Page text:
I don’t think it’s a spoiler to say that the next performance doesn’t go as well as that one did. We have a third farce, funny for its complete departure from the original.

The movie was adapted from a stage production, and I’d really like to see that. I think my head would explode watching that whole thing performed in a single take.

Which reminds me that the editor of this film had no room for error, either.

If you’re one of the few English-speaking inhabitants of our fair world who has not seen this flick, give it a go! If you’ve seen it before, you might enjoy it a second time, just to appreciate the brilliant layering of farce upon farce.

Note: if you use the above link to buy this book (or a Kindle, or a Colombian Emerald and Diamond Ring in 18kt yellow gold), I get a kickback.

Doggles!

Here’s a picture of the Round Mound of Hound getting ready for our big road trip.

The Round Mound of Hound preparing for some top-down cruising.

It’s kind of a cop-out, I know, just slapping up a picture after all this time. I plan to get back to blogging soon; right now I’m deep into Munchies (the novel you will be hearing more about presently) and it’s taking up all my head space. There’s also the fact that the tale of my last road trip with Chiquita might just come out well enough that I try to flog it in creative nonfiction markets rather than post here. (Creative nonfiction is the new fiction.) But probably I’ll just put it here.

Yes, I’m Still Alive

Haven’t been posting here for a bit, but it’s for the best possible reason. I’m writing!

I’ve been waking up with my head so filled with my story that I haven’t had the space to record here how much fun I’m having with the Kansas Bunch this summer. I’ll try to catch up with tales of my road trip with the Round Mound of Hound before I forget the little details, but don’t hold your breath.

back to work!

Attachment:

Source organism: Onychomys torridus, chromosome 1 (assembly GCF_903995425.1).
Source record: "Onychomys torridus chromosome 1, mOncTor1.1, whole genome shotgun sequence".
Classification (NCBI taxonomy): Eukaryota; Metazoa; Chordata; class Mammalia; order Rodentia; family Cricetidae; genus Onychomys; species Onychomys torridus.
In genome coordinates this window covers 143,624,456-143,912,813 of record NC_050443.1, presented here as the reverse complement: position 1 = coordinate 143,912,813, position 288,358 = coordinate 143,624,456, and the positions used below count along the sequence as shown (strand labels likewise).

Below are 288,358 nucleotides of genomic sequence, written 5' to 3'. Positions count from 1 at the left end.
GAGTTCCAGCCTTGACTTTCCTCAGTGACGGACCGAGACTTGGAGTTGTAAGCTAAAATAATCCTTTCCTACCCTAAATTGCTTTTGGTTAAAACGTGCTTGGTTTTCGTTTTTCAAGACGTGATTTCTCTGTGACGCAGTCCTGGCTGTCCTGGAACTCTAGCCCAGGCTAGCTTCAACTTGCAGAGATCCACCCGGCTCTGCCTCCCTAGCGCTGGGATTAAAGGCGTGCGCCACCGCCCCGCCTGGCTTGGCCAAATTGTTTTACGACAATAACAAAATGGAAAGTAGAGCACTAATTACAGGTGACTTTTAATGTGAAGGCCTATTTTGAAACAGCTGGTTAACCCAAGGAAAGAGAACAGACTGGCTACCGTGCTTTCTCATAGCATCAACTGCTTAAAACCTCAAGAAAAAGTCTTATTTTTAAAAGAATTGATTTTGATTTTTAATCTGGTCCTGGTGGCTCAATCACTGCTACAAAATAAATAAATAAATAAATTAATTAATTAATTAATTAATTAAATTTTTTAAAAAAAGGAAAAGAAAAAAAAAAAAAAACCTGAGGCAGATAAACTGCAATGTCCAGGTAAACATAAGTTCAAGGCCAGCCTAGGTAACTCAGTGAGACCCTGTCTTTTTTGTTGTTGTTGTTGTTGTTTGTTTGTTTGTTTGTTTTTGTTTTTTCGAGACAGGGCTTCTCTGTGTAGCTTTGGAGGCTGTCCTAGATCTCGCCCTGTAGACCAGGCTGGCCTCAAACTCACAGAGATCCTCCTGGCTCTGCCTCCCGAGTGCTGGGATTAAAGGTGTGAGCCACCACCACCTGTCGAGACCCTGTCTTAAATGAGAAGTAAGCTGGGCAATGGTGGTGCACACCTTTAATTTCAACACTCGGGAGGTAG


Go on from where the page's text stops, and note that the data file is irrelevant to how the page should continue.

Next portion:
My Travel Shirt

I promised chronicles of my road trip with Chiquita (who is currently lying on the bed with me and crying about my neglect) and they will follow. It’s been tough finding the words, which is trouble considering I’m going to writing camp starting tomorrow night.

I am wearing my travel shirt. It became the official shirt of road trips last summer (or was it the summer before?). Driving through humid climes, there’s nothing nicer than putting your left elbow on the door sill of your convertible and having your sleeve balloon up and scoop air down into your comically-inflated shirt. Man, that feels good.

When you’re out on the road, certain social niceties can be set aside. If you’re just going to slather sunscreen all over yourself and sweat profusely as you crawl across the surface of the Earth, there’s no point putting on a clean shirt in the morning. You may as well throw on the shirt that is already saturated with road fluids. Mountain Dew stain on your chest? No biggie; more will follow.

It’s an aloha shirt, the sort of thing that fits my style anyway, built for comfort when things are warm. Cotton, of course, and roomy enough for me.

The shirt also has a breast pocket, which is absolutely required while traveling. It’s where hotel keycards go, where the change from the drive-through lands, and where anything else that you might need to recover while your seatbelt is fastened will ultimately reside. On my travel shirt, that pocket is starting to tear off, the fabric failing in different ways on either side. It’s the result of reaching in there for something way at the bottom so many times. The left-handed reach while I juggle items in my other hand is the most punishing, I think.

Today, zipping across the Texas panhandle, my dog started licking my shirt. Not the breast pocket (where there was jerky from a nice gas station owner in Clines Corners), but my right shoulder. I gotta think that might be a sign.